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Verena Bertram

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Dr. Nora E. Wessendorf, LL.M. (Washington)

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Autoren

Verena Bertram

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Dr. Nora E. Wessendorf, LL.M. (Washington)

Salary Partnerin

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14. September 2022

Pharma cases: No proportionality defence without (expedited) request for compulsory license

  • Briefing

In a recent pharmaceutical case, the Dusseldorf District Court did not find merit in a defendant’s proportionality defence based on Sec. 139 (1), 3rd sentence German Patent Act (GPA). The provision was added to the GPA approximately a year ago and codifies previous case law according to which a claim for injunctive relief is barred if it would result in disproportionate and unjustified hardship for the infringer or a third party. In the past, the Dusseldorf courts had quashed disproportionality arguments raised by defendants in pharmaceutical cases if they had not also requested a compulsory license. The same standard has now been applied in assessing the now-codified proportionality defence. In the present case, the defendant (Gilead) had filed a parallel request for a compulsory licence, but not until a year after the infringement action had been filed. Further, it chose not to request a provisional compulsory license, i.e. expedited proceedings. The Dusseldorf District Court did not find this to warrant the defence that an injunction against Gilead would be disproportionate.

Facts of the case

NuCana attacked Gilead’s products Sovaldi, Harvoni, Vosevi and Epclusa, which contain active ingredient sofosbuvir for the treatment of HCV for alleged infringement of NuCana’s patent EP 2 955 190 B1 (“the Patent”).

The Patent is based on an invention relating to nucleotide derivatives, with their use for the treatment of cancer claimed in one of the subclaims. It was upheld during first instance opposition proceedings. An appeal is pending.

NuCana is understood to neither market a product containing the substance for the treatment of cancer nor for the treatment of HCV. By contrast, the products marketed by Gilead – undisputedly – contain a substance within the scope of protection of the Patent.

After the complaint was filed in April, 2021, the parties (unsuccessfully) engaged in license negotiations. A year later, in April, 2022, Gilead filed a request for a compulsory license with the Federal Patent Court. However, it did not file an additional a provisional compulsory license, which would have resulted in expedited proceedings.

In 2022, the Dusseldorf District Court granted injunctive relief to the plaintiff, denying Gilead’s defence based on alleged disproportionality of the injunction.

Too little, too late?

The plaintiff had argued that the (stricter) preconditions of a request for a compulsory license based on public interest (Sec. 24 GPA) should prevail over the disproportionality defence under Sec. 139 GPA. Insofar, NuCana argued that Gilead had initiated compulsory license proceedings only at a very late stage and did not even use the option to file a request for expedited proceedings. NuCana also argued that Gilead had offered inappropriate conditions when engaging in out-of-court license negotiations and had therefore not shown any serious attempts to obtain a license. Finally, NuCana stated that the majority of patients treated with Gilead’s products relevant to the infringement litigation could easily be switched to other available medication.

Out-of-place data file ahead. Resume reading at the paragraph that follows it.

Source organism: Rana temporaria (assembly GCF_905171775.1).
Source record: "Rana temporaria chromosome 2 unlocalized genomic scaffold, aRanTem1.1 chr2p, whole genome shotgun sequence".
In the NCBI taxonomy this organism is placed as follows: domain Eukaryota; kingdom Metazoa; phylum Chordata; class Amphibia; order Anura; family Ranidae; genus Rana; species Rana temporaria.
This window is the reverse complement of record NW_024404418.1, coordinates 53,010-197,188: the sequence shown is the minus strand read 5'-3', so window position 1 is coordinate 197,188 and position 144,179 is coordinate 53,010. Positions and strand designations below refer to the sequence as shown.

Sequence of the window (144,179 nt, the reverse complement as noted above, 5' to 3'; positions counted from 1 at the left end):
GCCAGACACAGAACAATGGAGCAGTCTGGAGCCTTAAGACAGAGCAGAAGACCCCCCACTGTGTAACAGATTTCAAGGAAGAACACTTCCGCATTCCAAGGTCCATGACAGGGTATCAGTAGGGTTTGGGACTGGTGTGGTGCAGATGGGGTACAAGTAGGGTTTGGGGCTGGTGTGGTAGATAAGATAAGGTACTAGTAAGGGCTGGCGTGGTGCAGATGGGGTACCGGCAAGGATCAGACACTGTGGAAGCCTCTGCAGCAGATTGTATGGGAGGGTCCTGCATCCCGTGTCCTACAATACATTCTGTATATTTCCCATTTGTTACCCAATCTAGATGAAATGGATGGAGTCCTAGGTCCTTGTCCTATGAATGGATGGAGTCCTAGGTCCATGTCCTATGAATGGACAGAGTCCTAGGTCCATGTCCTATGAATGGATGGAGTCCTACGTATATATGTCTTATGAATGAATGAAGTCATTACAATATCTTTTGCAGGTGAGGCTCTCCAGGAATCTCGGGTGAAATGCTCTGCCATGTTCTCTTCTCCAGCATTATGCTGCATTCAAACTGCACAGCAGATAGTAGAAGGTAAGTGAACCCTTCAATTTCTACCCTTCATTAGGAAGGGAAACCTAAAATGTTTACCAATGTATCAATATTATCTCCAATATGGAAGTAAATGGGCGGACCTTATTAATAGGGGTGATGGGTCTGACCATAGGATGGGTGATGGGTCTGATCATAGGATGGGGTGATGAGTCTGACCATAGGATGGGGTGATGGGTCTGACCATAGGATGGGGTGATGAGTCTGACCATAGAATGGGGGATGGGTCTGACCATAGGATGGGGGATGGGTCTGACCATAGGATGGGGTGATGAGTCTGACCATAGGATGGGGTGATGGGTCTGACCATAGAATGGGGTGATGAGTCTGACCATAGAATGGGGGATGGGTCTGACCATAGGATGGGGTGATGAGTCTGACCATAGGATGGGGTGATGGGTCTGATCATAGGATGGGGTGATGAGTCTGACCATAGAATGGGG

Or: appropriate response?

The defendant had argued that that its products were not generic versions, but Gilead’s own proprietary development based on extensive research. Thus, particular groups of patients could only be treated with this specific product. With a view to timing, Gilead stated that compulsory license proceedings had not been initiated earlier in order to avoid a negative impact on the negotiations for a voluntary license. Further, Gilead argued that the Patent’s parent EP 1 646 639 A2 had originally focused on the treatment of cancer and that it was only after Gilead’s commercial success that NuCana used the divisional right to enforce broader patent protection.

The judgment

The Dusseldorf District Court did not follow Gilead’s defence based on alleged disproportionality of an injunction. It therefore granted (permanent) injunctive relief to NuCana.

TW comments

As mentioned, the grounds of the judgment have not yet been published. However, this recent ruling concurs with the case law of the Dusseldorf District Court and Court of Appeals prior to the amendment of the German Patent Act, which codified a proportionality defence against the claim for injunctive relief (Dusseldorf Court of Appeals, court order of 5 August 2019, case no. 2 U 35/19; Dusseldorf District Court, judgment of 9 March 2017, case no. 4a O 137/15). In those decisions, the courts held that finding disproportionality of injunctive relief in situations where a compulsory license could have been requested would be a circumvention of the strict requirements for the compulsory license according to Sec. 24 GPA. Apparently, the Dusseldorf District Court did not find the recent codification of the proportionality defence to necessitate deviation from previous judgments. In the present case, it would appear that the late filing of the compulsory license action – one year after the infringement complaint – without a request for expedited proceedings was decisive for the court’s decision to reject the disproportionality defence.

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